As per recent records maintained by the government the number of teenage pregnancy is increasing in the country by the day.
It is a big concern for the country and the issue was tabled in the ongoing parliament session. The subject is time and again discussed in the every National Assembly session, but without any concrete outcome.
Foreign Mnister Dr Tandi Dorji, who is also the chairperson of the National Commission of Women and Children (NCWC), highlighted in the House that there were 330 teenage pregnancy cases recorded last year. 167 cases were between 18-19 years while 163 cases were below the age of 18 years.
As per the current law of the country the legal age of marriage is 18 years.
From the total of 330 teenage pregnancies recorded last year, only 24 reported to the Police. Agencies like NCWC and RENEW are concerned about the issue. People are hesitant to report such cases because of stigmatization and fearing to the law.
Against the increasing number of teenage pregnancies in the country, Foreign Minister Dr Tandi Dorji, said that one of the interventions is to raise the legal age for marriage. The Foreign Minister shared this during the question hour session at the National Council.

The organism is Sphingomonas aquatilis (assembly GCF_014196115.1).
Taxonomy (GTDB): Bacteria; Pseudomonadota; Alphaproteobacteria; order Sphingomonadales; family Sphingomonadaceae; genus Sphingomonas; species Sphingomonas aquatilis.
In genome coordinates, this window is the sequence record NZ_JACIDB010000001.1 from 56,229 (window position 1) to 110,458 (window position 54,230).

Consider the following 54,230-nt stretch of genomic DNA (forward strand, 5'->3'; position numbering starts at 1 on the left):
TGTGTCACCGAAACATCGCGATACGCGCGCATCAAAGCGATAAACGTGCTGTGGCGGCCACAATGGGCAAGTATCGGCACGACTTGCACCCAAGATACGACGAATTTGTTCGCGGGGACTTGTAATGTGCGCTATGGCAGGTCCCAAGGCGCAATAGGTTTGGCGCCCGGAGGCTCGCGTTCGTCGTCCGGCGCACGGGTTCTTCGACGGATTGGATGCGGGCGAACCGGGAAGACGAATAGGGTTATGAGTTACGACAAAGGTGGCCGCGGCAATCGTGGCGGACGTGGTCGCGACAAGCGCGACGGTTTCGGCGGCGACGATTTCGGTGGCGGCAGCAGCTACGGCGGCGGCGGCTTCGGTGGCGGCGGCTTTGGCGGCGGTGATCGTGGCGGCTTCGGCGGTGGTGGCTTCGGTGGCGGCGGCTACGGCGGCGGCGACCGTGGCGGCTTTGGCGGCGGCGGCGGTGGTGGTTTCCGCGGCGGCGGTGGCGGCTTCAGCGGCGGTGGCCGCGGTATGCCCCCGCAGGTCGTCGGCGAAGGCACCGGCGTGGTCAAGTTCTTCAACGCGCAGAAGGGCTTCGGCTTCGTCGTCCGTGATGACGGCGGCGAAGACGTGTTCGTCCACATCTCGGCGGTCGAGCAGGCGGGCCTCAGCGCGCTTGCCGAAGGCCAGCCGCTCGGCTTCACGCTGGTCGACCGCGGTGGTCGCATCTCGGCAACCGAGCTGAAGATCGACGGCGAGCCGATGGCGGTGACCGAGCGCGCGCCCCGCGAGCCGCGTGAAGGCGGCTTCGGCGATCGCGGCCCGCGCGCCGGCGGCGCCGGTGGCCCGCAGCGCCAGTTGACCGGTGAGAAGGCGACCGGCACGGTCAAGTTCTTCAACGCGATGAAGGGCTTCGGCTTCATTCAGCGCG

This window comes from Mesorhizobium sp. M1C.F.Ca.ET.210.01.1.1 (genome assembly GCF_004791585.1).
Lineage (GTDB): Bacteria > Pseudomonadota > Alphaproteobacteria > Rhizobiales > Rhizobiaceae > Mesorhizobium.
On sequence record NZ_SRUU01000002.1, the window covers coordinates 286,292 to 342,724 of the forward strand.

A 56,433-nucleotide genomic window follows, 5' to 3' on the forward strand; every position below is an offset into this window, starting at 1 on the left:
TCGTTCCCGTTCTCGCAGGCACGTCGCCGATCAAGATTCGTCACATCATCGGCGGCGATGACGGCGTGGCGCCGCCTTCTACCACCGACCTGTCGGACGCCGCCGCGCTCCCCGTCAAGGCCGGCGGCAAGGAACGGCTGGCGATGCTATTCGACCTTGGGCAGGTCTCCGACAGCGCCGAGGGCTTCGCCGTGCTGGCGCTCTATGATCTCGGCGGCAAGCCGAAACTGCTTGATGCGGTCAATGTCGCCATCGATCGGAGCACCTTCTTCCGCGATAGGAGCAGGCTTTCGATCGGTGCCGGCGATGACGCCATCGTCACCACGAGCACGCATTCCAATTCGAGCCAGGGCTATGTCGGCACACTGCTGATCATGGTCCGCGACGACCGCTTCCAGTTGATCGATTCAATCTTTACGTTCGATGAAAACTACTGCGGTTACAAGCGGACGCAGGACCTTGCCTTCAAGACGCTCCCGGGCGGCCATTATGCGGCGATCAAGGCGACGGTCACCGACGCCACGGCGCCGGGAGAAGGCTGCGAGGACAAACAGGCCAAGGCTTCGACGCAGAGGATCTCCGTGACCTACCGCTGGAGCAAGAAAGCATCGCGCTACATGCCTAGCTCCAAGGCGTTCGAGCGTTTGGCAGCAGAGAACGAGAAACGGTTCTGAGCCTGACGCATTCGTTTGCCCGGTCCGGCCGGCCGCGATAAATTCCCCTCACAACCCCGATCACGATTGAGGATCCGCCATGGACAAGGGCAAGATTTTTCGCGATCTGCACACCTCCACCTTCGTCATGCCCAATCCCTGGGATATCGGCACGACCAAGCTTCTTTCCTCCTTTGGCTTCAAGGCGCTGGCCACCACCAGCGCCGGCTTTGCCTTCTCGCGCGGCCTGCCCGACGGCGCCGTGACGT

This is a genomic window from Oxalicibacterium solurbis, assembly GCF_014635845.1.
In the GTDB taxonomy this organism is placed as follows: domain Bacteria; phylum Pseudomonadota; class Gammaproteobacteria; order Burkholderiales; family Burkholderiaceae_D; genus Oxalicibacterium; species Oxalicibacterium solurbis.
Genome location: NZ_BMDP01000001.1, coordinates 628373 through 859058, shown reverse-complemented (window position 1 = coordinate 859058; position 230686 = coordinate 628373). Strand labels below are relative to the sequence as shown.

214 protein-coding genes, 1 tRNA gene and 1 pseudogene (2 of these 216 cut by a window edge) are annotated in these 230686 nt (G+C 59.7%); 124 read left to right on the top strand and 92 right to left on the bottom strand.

According to the World Health Organisation, teenage pregnancy is when a girl under 19 becomes pregnant.
The rationale of increasing legal age limit to 19 is to be in line with global law and reduce the birth complications. Giving birth by this age limit can have lot of complications and risk for both the mother and the child. Bringing legal marriage at 19 or 20 would reduce the problem help to deal strictly as per the law.
However, rectifying laws alone cannot mean to curb the problem. Everybody has to give a hand. Health officials, teachers, parents and elderlies should take responsibilities to guide the children. Proper sex education and implications of early pregnancies should be given to the teen age group.
Adolescent pregnancies are a global problem occurring in high, middle-, and low-income countries, more likely to occur in marginalized communities, commonly driven by poverty and lack of education and employment opportunities.
Several factors contribute to adolescent pregnancies and births. In many societies, girls are under pressure to marry and bear children early.
In Bhutan too, we need to find out the proper cause of teen age pregnancy and work out to solve the problem. Rooting the root cause of the problem would be better than finding for solutions after the problems have struck.
We cannot be complacent in this case.